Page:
When I teach a workshop, I encourage my students to take the sharpest picture possible. Afterward, if they want to soften an image with software for a creative or an artistic effect, that’s cool, easy and fun. There are several requirements for getting the sharpest in-camera shot. There are also several techniques for enhancing sharp shots in Lightroom, Photoshop and Aperture. In this article, we’ll take a look at some in-camera and postprocessing ideas for getting sharp shots. I say "some" because this entire magazine actually could be filled with sharpening ideas. The ones I share here are those that I consider to be the most important.
I’ll illustrate these tips with some of my favorite images from one of my Alaska workshops with Hal Schmitt, who heads up the Light Photographic Workshops in Los Osos, California (lightworkshops.com). All the photographs in the article were taken with a Canon EOS 5D Mark III and a variety of Canon lenses: 15mm, 24-105mm, 70-200mm and 100-400mm. All images were processed in Adobe Photoshop CS5.
Detailed Subject. If you’re looking for a sharp shot, you need a subject with details. For example, there are a lot of details in the feathers of the bald eagles in the photograph that opens this article. That’s one reason why the image looks sharp. If I had been looking for an image to illustrate a soft photograph, I would have perhaps chosen to use a close-up of a rose petal taken in soft, low light.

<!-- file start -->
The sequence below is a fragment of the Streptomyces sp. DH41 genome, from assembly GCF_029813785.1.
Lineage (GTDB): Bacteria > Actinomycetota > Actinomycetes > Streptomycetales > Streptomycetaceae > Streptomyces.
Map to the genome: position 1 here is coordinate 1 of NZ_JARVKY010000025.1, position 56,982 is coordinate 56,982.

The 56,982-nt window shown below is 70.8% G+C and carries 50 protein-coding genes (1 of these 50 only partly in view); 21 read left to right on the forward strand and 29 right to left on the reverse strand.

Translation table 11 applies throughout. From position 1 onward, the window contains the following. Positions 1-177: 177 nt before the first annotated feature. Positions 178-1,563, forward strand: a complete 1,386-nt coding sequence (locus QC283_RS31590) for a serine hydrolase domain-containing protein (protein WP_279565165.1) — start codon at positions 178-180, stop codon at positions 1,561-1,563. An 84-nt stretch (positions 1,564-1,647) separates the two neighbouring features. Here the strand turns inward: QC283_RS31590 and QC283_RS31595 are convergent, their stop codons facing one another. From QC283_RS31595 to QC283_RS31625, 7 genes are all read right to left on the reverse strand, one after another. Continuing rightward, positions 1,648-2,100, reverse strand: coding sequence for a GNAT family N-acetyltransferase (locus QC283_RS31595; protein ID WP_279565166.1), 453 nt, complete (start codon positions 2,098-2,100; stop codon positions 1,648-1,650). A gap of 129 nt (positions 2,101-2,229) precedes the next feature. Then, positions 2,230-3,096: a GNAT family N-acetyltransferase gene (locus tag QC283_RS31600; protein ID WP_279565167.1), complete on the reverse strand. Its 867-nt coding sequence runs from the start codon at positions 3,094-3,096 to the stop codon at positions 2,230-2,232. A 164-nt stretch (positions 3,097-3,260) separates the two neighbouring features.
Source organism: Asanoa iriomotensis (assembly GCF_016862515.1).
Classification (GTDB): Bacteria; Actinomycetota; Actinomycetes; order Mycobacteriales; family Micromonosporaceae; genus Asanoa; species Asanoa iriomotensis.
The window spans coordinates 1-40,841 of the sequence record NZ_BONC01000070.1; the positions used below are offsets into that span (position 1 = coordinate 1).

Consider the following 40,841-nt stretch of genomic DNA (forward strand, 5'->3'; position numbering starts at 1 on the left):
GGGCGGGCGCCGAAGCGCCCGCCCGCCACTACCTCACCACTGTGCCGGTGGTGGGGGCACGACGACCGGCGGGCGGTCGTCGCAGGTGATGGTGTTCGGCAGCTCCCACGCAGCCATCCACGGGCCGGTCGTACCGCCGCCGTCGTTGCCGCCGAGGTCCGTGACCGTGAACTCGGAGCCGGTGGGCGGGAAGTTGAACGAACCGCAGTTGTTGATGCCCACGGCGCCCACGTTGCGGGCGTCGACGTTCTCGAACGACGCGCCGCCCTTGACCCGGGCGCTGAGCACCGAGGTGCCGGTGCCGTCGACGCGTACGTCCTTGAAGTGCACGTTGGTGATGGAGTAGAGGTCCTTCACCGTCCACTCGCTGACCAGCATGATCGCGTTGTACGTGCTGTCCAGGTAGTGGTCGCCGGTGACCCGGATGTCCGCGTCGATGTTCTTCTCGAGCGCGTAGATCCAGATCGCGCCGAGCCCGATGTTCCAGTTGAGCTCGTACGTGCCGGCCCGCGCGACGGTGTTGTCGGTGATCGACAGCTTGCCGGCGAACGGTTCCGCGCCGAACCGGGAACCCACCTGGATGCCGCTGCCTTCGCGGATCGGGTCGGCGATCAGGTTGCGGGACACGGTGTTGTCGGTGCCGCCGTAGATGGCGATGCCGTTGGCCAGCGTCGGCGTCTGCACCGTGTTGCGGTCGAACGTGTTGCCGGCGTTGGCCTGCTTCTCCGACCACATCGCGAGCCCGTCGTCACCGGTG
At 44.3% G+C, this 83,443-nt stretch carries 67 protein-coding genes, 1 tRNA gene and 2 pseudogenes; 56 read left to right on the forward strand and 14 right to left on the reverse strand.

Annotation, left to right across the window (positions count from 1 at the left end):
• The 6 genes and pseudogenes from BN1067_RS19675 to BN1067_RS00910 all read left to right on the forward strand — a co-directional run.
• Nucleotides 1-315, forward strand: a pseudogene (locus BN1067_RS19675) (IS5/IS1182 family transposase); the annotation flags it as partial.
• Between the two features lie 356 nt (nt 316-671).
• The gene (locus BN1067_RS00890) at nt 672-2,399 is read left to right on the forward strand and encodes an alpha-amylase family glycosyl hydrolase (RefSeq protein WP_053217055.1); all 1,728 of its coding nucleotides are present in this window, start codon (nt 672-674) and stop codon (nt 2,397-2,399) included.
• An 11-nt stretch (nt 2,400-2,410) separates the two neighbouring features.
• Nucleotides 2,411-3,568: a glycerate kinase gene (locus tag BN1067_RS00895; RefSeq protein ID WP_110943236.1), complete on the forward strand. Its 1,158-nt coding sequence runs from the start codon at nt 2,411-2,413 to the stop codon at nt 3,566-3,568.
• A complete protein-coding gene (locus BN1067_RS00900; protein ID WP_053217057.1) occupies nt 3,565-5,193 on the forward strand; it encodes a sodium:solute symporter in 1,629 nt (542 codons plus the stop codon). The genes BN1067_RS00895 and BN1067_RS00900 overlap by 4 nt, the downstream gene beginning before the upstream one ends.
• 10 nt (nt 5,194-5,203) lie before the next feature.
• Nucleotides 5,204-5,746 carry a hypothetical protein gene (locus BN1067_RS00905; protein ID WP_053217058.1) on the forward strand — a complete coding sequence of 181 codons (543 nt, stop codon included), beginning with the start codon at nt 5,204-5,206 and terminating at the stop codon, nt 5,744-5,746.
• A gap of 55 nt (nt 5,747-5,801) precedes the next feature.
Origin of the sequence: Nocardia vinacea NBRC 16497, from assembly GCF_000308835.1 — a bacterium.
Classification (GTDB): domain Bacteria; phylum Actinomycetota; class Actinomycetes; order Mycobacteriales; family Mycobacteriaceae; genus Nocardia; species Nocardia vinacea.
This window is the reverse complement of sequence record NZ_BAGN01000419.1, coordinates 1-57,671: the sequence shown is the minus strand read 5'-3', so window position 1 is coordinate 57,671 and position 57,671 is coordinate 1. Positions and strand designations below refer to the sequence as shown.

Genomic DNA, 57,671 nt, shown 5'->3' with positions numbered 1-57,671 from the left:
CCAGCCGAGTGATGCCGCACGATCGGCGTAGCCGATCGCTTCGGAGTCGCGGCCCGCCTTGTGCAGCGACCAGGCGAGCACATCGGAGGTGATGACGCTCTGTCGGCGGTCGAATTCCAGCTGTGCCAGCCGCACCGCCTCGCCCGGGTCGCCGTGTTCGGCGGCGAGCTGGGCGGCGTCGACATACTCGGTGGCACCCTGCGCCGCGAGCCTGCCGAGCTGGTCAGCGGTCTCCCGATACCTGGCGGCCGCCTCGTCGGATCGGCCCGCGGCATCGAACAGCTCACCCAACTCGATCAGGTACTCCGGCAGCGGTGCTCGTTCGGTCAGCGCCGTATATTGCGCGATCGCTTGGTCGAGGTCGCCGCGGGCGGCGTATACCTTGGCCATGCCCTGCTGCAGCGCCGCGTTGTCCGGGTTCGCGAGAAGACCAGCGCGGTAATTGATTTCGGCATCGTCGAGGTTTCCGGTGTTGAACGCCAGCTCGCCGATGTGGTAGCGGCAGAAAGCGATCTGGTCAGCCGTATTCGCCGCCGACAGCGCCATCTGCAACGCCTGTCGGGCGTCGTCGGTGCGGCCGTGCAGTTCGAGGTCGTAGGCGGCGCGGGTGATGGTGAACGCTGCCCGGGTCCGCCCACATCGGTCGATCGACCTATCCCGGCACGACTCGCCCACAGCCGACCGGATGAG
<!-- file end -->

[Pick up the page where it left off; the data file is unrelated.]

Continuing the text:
Strong Contrast. Contrast—the difference between shadows and highlights in a photograph, as well as the difference in colors of the subject and the background—also can make a difference in the apparent sharpness of a photograph. What’s more, photographs taken on overcast days tend to look softer than those taken on bright, sunny days.
Good Glass. Simply put, when it comes to choosing a lens, you get what you pay for. Invest in the best lens you can afford. That goes for teleconverters, too. Actually, that goes doubly for teleconverters. Go for the best. If you spend a few more bucks on a lens and teleconverter, you’ll never question your decision.
Best Aperture. Many lenses are sharpest around ƒ/8. That said, I’ve seen sharp shots taken with a 70-200mm lens set at ƒ/2.8, as well as with an 85mm lens set at ƒ/1.4. In addition, due to diffraction, you’ll get a sharper shot at ƒ/16 than you will at ƒ/22 or ƒ/32. Keep in mind that sharpness has nothing to do with depth of field. My advice is to test a lens at different apertures. A simple at-home test is to tape a newspaper to a wall, put your camera on a tripod, and take a series of exposures at different apertures. Also test for edge-to-edge sharpness. Some lenses produce images that are softer at the edges than they are in the middle of the frame.